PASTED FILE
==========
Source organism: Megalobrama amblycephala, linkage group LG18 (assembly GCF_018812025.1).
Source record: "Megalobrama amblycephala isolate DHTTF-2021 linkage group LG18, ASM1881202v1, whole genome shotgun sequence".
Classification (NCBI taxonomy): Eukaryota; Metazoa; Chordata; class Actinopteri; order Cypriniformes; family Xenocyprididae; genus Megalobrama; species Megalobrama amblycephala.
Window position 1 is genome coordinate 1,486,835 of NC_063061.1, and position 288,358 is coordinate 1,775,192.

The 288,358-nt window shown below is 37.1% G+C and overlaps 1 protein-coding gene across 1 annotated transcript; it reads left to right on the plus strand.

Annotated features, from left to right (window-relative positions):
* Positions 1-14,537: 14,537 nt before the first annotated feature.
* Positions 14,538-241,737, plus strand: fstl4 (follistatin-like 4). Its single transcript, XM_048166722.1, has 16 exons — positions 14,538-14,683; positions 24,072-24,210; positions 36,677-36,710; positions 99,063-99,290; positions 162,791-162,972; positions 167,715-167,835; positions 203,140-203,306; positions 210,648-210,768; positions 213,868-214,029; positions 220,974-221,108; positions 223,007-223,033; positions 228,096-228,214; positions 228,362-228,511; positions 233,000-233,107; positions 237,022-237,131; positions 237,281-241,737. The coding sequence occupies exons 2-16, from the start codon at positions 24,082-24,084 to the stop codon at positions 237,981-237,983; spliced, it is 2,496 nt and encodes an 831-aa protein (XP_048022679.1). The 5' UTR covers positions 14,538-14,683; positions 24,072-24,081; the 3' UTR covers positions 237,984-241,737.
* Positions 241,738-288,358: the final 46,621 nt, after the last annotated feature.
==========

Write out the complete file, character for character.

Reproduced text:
Source organism: Megalobrama amblycephala, linkage group LG18 (assembly GCF_018812025.1).
Source record: "Megalobrama amblycephala isolate DHTTF-2021 linkage group LG18, ASM1881202v1, whole genome shotgun sequence".
Classification (NCBI taxonomy): Eukaryota; Metazoa; Chordata; class Actinopteri; order Cypriniformes; family Xenocyprididae; genus Megalobrama; species Megalobrama amblycephala.
Window position 1 is genome coordinate 1,486,835 of NC_063061.1, and position 288,358 is coordinate 1,775,192.

The 288,358-nt window shown below is 37.1% G+C and overlaps 1 protein-coding gene across 1 annotated transcript; it reads left to right on the plus strand.

Annotated features, from left to right (window-relative positions):
* Positions 1-14,537: 14,537 nt before the first annotated feature.
* Positions 14,538-241,737, plus strand: fstl4 (follistatin-like 4). Its single transcript, XM_048166722.1, has 16 exons — positions 14,538-14,683; positions 24,072-24,210; positions 36,677-36,710; positions 99,063-99,290; positions 162,791-162,972; positions 167,715-167,835; positions 203,140-203,306; positions 210,648-210,768; positions 213,868-214,029; positions 220,974-221,108; positions 223,007-223,033; positions 228,096-228,214; positions 228,362-228,511; positions 233,000-233,107; positions 237,022-237,131; positions 237,281-241,737. The coding sequence occupies exons 2-16, from the start codon at positions 24,082-24,084 to the stop codon at positions 237,981-237,983; spliced, it is 2,496 nt and encodes an 831-aa protein (XP_048022679.1). The 5' UTR covers positions 14,538-14,683; positions 24,072-24,081; the 3' UTR covers positions 237,984-241,737.
* Positions 241,738-288,358: the final 46,621 nt, after the last annotated feature.